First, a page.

Microwave pulses cause the electron to spin which by default generates the proportional superposition state and finds out how many times it is in the up position and how many times down. The current from the microwave is measured through a silicon transistor. When the atom spin is down, there is no current and when it is up there is a blip of current. The data from the blips is registered on an oscilloscope and sound card to be played back through audio speakers. This blip can be understood in relation to defining the electrons geographical position through the rotation of the spin and the frequency of the click. One can listen to the curve as it spirals through a longitudinal and latitudinal diagram within the globe.
The sonic understanding of the spin of the electron is a cracking sound that indicates the probability of a position within the rotation of the electron acting as a orbital sphere, up , down or somewhere near the centre. Every experiment is prepared the same way and can only deal with the probability, as each sample readout is a unique set of sonifications. The read out is like a series of morse code signals with a variety of blips and spaces that can be interpreted not as representation of words but when averaged as a series positions somewhere between north and south.
We understand that thinking and thoughts are atomic and stem from an intuitive understanding of rationalising nothing. In other words if nothing cannot exist and everything is something and the smallest individual part is atomic and as thoughts are something they most also be atomic. The writings of the Epicurean Lucretius in his poem ‘On the Nature of Things’ led to the swerve as being at the heart of all classical matter. The swerve and or spin of the photon, electron and nucleus are also at the heart of quantum computing placing the genealogy of thought as thought itself. Thinking the world into existence becomes part of the process in humanities attempts to understand the universe and our role within it. The thinking machines generated by the same atoms as their creators, demonstrates what we already really intuitively understand.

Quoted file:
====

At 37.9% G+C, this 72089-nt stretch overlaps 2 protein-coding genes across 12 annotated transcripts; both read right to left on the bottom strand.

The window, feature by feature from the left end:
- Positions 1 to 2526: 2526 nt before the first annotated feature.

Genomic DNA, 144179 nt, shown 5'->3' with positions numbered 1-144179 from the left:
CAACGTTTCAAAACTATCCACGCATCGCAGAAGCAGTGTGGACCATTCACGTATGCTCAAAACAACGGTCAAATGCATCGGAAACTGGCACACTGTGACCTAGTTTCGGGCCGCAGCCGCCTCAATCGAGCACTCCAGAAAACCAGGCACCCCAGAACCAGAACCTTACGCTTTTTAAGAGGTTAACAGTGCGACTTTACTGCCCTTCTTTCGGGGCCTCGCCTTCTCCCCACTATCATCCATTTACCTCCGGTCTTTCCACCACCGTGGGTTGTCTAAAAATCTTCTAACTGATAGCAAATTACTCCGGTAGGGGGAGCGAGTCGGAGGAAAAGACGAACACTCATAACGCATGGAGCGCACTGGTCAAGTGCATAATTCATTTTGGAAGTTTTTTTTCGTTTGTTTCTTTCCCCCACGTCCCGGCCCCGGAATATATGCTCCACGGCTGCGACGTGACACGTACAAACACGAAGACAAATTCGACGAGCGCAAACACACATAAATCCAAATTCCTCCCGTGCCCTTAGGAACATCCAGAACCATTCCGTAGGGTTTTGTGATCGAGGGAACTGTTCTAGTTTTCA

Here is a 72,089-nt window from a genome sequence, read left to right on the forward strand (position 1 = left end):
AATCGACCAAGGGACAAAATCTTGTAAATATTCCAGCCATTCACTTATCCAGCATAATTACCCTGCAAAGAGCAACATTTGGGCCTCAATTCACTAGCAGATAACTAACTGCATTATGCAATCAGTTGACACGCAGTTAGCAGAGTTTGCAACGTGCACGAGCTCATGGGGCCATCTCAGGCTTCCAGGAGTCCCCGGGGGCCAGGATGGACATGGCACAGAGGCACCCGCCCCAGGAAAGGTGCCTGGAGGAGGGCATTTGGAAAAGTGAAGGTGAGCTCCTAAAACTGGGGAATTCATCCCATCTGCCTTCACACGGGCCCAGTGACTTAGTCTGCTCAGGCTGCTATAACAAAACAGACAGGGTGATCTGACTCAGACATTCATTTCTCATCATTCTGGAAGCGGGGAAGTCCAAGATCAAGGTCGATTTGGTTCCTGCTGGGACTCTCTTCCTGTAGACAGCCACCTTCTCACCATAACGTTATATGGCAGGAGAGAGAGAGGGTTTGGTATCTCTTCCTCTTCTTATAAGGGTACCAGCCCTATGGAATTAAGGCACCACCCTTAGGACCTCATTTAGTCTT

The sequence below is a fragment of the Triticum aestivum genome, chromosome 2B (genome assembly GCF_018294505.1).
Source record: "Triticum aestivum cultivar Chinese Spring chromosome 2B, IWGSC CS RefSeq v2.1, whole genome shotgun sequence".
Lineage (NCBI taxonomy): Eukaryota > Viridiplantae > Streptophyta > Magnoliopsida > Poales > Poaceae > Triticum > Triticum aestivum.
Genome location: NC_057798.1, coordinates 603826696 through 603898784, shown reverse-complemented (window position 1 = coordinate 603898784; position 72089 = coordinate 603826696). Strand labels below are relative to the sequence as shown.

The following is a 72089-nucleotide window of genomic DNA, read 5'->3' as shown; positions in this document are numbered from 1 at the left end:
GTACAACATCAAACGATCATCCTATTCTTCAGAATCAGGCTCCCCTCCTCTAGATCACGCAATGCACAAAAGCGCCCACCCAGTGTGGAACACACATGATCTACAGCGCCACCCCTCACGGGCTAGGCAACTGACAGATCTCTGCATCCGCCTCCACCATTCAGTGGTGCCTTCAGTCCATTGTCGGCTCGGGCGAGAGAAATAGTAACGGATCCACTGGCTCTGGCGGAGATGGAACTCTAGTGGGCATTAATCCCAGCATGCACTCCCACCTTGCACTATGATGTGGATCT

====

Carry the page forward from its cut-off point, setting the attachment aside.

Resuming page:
The project in its final iteration will create an immersive aesthetic experience that places the viewer inside the superposition of an electron. The role of experimentalism in my art practice at the nexus between the disciplines of art and science has been evolving since 2002. The proposed project will engage the art viewer with the novel perception of being immersed within the quantum spin. For the first time constructed with scientific data, the sound and sight the spin of subatomic particles will be made visible as a new art aesthetic of interactive experience. The question of artistic interpretation of the world, brought about by scientific research and discoveries, has become highly significant now
 High-fidelity single-shot spin readout in silicon opens the way to the development of a new generation of quantum computing and spintronic devices, built using the most important material in the semiconductor industry. Morello, A., J. J. Pla, F. A. Zwanenburg, K. W. Chan, K. Y. Tan, H. Huebl, M. Mottonen, C. D. Nugroho, C. Yang, J. A. van Donkelaar, A. D. C. Alves, D. N. Jamieson, C. C. Escott, L. C. L. Hollenberg, R. G. Clark and A. S. Dzurak (2010). “Single-shot readout of an electron spin in silicon.” Nature 467(7316): 687-691.